Sunday, June 26, 2011

Keeping Chickens for Beginners

So many people are asking about chickens lately, I thought I’d share my experience. That said, I don’t consider myself an expert, but a hobbyist. I like to know where my food came from, plus free-range eggs are more nutritious than factory-farmed eggs. Beyond that, chickens are quite entertaining and relaxing to watch.

Most of the questions concern housing and predators. The main thing I recommend is to bury galvanized wire fencing at least 8” deep around the perimeter of permanent housing. A foot deep is better. If you have soft, easy to dig soil, maybe try 18”. (Our soil here is almost like concrete.) Raccoons and the like tend to give up after a few tries when they keep encountering fence even underground, or at least that has been my experience. Some people like to use ‘chicken tractors’ – movable housing – so they can fertilize one piece of lawn at a time. You’d have to ask one of those folks about how they prevent predators, as I haven’t done that, but I suppose you’d want to enclose the entire bottom with 2”x4” wire.

My chicken house is 15’ x 15’ enclosed, with the same size attached sunny yard enclosed with wire to keep out predators, roof and all. There is a partial loft in the chicken ‘barn’, which they love to roost in. I keep 10 to 15 hens at a time, and when there’s anything for them to forage, I let them out during the day. That’s most of the year where I live. They roam an area of about two acres, but don’t like to go farther than that. They like to have brush areas to retreat to in case of overhead predators. In the winter when there’s nothing but snow and ice on the ground, they must be fed more to make up for the lack of insects and greenery.

Hens lay about one egg a day, when they are laying. They go through cycles of laying and not laying. Some breeds are more likely to lay in winter than most, so it may be wise to get multiple breeds in your flock. Or maybe you get tired of eggs and it’s okay to go through the cycles with them… Sometimes I provide artificial light in the winter to lengthen their daylight hours. This seems to encourage them to start laying again.

Here are some basics you should know if you want to get chickens:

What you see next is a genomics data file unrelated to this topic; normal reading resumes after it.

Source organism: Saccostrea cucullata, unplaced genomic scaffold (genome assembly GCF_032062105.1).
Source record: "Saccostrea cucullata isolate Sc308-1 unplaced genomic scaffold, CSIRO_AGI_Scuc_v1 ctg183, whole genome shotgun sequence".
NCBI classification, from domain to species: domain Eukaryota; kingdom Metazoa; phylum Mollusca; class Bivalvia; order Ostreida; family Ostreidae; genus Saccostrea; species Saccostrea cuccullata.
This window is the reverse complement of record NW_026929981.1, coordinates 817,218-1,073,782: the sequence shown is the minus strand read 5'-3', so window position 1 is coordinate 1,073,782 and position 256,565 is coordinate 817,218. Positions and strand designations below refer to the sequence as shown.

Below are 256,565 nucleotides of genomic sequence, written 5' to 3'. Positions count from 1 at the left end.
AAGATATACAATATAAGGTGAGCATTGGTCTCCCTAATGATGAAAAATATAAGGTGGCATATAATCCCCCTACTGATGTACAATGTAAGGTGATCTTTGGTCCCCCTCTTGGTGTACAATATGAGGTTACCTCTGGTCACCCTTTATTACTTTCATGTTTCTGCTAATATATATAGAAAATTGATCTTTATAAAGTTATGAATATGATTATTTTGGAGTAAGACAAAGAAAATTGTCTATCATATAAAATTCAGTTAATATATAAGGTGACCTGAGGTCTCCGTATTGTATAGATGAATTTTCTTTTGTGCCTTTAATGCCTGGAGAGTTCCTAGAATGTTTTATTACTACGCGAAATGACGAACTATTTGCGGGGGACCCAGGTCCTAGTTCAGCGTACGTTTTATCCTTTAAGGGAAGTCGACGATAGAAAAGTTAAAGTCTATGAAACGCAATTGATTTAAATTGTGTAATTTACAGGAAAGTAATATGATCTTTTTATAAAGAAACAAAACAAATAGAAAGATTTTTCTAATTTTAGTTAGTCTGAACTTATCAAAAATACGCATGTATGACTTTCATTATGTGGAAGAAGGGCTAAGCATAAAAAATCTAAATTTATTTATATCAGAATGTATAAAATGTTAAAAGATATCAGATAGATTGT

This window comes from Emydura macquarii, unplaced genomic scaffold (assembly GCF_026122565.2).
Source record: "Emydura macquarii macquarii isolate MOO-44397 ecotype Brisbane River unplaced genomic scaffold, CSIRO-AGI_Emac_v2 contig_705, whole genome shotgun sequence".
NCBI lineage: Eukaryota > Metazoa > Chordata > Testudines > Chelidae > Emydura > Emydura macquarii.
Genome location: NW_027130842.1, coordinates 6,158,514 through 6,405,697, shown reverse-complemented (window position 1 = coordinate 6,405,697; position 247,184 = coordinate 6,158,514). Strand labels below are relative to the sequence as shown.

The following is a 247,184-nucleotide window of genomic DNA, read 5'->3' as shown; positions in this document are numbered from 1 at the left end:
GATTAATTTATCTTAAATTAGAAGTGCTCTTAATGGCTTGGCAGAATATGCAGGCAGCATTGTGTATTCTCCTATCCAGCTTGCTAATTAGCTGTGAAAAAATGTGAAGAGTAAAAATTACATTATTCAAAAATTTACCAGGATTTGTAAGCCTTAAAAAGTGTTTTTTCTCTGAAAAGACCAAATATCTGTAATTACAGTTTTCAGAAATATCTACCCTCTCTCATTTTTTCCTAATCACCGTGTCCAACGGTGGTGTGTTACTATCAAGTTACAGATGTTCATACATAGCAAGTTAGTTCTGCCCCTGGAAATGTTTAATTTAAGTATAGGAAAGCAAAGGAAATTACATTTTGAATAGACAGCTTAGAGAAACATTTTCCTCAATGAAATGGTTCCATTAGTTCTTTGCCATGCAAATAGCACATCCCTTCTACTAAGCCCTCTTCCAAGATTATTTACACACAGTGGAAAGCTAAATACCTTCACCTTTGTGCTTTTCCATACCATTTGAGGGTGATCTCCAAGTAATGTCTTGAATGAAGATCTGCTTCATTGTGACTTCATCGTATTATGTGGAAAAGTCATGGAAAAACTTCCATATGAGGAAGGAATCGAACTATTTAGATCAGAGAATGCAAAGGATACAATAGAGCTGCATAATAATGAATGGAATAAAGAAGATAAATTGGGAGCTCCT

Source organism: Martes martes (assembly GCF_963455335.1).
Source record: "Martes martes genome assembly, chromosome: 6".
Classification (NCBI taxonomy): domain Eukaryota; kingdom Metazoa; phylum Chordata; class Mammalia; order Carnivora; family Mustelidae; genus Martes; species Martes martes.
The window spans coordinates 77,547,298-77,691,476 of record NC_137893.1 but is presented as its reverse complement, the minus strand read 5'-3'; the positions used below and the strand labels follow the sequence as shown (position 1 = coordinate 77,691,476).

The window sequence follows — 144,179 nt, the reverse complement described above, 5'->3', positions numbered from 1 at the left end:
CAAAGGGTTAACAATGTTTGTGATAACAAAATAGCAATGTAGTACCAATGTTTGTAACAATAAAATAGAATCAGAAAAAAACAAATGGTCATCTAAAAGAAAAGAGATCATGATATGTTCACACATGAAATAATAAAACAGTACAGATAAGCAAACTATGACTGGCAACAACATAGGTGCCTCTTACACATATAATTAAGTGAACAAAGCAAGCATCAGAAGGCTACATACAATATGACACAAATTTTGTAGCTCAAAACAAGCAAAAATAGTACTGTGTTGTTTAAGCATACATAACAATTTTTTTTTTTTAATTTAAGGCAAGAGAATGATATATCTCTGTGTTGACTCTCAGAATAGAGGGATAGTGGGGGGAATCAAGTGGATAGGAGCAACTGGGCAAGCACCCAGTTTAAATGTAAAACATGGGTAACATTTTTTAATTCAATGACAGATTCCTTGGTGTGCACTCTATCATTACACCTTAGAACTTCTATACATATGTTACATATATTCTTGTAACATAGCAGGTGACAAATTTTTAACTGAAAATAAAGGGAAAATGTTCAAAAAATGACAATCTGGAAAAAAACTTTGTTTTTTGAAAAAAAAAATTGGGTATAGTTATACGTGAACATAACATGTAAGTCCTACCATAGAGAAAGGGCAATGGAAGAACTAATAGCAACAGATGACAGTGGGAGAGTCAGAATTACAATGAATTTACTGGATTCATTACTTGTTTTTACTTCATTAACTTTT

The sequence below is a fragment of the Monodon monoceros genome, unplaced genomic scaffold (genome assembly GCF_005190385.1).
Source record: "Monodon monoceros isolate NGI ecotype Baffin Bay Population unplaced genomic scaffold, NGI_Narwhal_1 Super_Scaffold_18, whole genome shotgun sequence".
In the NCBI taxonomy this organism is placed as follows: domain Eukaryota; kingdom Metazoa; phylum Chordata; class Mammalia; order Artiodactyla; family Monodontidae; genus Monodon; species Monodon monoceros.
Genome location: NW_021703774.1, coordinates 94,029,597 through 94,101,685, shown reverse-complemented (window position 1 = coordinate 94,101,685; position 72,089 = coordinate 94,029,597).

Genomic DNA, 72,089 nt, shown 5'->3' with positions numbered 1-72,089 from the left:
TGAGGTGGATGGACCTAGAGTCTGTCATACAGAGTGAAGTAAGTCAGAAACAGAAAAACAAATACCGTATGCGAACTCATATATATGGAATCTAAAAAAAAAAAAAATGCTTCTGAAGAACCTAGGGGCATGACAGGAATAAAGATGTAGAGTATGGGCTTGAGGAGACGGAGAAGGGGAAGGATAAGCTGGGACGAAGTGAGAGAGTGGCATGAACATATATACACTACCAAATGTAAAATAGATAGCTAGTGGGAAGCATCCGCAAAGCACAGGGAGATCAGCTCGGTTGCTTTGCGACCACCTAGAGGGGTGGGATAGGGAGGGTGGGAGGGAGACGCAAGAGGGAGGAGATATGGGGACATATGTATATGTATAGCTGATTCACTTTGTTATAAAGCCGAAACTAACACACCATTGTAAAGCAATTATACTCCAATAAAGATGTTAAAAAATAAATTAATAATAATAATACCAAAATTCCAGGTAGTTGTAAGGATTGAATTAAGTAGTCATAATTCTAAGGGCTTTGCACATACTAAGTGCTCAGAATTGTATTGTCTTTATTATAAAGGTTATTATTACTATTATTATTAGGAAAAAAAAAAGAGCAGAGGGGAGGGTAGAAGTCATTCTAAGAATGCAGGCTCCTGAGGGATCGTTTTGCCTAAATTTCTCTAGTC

Space: Factory farms might provide two square feet per chicken. I think this is an unhealthy small amount of space. At least double it. I like ten square feet per chicken. That’s your range for housing. They also need an outdoor run, which should be about ten square feet per bird. Of course if you have more room, there’s no such thing as too much space. If you let them free-range, try to feed them just before dark inside their coop, to train them to come home at night. Finally, chickens need a roost. The narrow edge of 2x lumber is just right for their feet. Allow six inches of length per bird.

Food: Feed chicks gamebird crumbles. This is a high protein feed that helps them grow to maturity. Medicated chick starter is widely available, but usually isn’t required. Once they are old enough to start laying eggs (about 6 months), switch them gradually to laying pellets or crumbles. Grown chickens don’t need as much protein. They also like a little scratch grain starting at this age. I sometimes also give them cracked corn and/or crimped oats in the winter for extra energy. Supply fresh clean water at all times. Feed stores have waterers that are optimal.

Where to get them: Feed stores often have chicks for sale in the spring, which is a fun alternative to mail order. Mail order companies have more breeds to offer and information about the breeds. I suggest looking through online catalogs to learn about breeds and decide on a list of breeds you think you might like. Then again, you might find some locally - through the newspaper, word of mouth, etc. – and those are probably just fine. Also, if you can find full grown hens, you won’t have to raise chicks, which involves closely monitoring temperature. If you want eggs, just make sure you get layers or dual-purpose birds, not meat birds. Here are two places to get you started. Please read ordering info carefully.

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